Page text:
This is all pretty far-fetched stuff, though some of you might find it extremely compelling, and still others may be familiar with these concepts because I’m borrowing and appropriating many concepts from post-modernist philosophy and epistemological dualism. “WTFudge are you talking about?” you might say. Well, allow me to clarify. If the world indeed exists (which I think it does), we can’t know it in the traditional sense of knowing because any and all stimuli are first received through imperfect senses (sight, hearing, touch, etc.,) and then must be interpreted by our brains/ minds.  By imperfect senses, I refer to sensory limitations, such as our eyes’ inability to see certain wavelengths, and our ears’ inability to hear certain frequencies. All of our senses provide us with drastically limited information when compared to how much stimuli the world actually provides. For example, if I could see infrared or ultraviolet wavelengths of light, the image of the world in my mind would look much different. If I could hear below frequencies of 12 Hz or over 20,000 Hz, the world would sound much different. So what does the “real” world actually look and sound like? We don’t know; we only know what our mental model of the world looks and sounds like. Mind you, there are many other factors that distort the way our senses receive stimuli, so our mental model must be quite different from the world that provides stimuli. It makes me wonder what the real world is really like.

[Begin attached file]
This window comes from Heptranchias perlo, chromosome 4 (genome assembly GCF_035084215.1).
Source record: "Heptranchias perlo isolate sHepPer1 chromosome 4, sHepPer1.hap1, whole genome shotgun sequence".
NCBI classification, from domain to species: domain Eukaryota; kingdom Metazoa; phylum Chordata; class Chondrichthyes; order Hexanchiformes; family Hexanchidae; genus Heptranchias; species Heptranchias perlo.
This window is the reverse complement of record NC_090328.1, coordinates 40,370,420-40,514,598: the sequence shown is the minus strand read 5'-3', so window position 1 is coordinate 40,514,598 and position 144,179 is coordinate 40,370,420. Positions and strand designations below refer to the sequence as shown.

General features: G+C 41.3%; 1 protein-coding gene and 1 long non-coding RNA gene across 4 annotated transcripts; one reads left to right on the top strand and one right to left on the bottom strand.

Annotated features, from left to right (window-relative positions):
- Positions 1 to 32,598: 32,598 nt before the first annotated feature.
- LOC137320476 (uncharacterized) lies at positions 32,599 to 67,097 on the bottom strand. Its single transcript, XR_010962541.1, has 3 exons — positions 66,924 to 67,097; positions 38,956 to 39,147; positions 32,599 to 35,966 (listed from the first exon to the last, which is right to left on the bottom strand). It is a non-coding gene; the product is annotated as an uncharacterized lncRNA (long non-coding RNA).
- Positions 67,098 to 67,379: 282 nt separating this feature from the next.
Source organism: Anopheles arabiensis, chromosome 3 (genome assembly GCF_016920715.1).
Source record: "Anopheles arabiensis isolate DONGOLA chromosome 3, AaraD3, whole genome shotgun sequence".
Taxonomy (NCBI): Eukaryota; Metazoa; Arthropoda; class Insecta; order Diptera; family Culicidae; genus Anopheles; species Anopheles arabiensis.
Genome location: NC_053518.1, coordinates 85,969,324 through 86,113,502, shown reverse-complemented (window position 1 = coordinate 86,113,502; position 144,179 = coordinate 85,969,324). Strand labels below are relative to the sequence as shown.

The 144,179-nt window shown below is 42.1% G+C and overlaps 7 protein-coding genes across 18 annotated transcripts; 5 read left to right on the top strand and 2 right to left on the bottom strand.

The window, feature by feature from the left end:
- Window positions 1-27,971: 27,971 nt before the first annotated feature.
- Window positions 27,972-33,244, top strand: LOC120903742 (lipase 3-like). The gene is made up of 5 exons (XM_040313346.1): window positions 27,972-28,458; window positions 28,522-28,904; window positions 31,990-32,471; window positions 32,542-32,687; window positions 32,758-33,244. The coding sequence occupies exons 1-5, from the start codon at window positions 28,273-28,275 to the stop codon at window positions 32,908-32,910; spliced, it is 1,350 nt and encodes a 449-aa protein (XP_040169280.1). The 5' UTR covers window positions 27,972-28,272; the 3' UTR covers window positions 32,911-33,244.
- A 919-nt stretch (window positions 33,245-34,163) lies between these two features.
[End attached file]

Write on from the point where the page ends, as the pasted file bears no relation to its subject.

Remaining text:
When you add interpretation to the clusterfudge of sensory reception, the rift between our minds and the “real” world becomes a gorge. The process of interpretation allows us to make sense of the imperfect sensory information we’re receiving. While interpreting, we’re using socially constructed values and ideology (stuff that’s completely made up, such as the word green) as a guide or directions that inform the way we create our distorted mental models of the world. For example, as an American, I’m conditioned to value perfectly white, straight teeth as a sign of health and cleanliness; this is an attractive feature to me, but in different cultures (such as Japanese culture) crooked teeth are considered cute. This might seem like a subtle difference in the way we construct our models of the world, but when you consider all the other discrepancies in values and ideologies, the way two people from different cultures see the world must be drastically different. Moreover, even people from the same culture subscribe to different ideologies: consider the difference in ideologies between conservatives and liberals in America. Sometimes, in oder to get a better sense of how different my model must be from that of another person’s, I perform a little mental exercise that can be pretty mind blowing; it consists of making eye contact with someone while they’re talking to you, and focusing your imagination into recreating what they probably see when they look at you (I don’t inform the speaker that I’m doing this). When I perform this exercise, it makes me hyper-conscious of others’ viewpoints, of their realities and that helps me be a little self-centered.